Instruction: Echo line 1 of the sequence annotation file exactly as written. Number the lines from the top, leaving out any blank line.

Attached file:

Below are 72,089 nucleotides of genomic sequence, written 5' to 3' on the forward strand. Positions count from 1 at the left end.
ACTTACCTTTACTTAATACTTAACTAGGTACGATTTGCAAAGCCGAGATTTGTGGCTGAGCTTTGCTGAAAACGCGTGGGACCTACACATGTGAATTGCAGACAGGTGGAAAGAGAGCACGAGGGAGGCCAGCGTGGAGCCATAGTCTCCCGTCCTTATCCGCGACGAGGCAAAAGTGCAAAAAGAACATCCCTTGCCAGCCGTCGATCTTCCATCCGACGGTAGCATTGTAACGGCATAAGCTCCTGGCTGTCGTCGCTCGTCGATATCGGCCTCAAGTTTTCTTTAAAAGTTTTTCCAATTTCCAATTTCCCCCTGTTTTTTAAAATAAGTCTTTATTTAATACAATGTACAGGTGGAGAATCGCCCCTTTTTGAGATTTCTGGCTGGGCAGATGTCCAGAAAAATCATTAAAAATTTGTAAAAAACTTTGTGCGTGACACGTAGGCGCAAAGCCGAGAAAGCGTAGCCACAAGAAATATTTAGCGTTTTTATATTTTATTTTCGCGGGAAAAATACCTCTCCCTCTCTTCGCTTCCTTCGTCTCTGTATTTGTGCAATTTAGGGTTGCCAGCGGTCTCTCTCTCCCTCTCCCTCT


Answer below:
Below are 72,089 nucleotides of genomic sequence, written 5' to 3' on the forward strand. Positions count from 1 at the left end.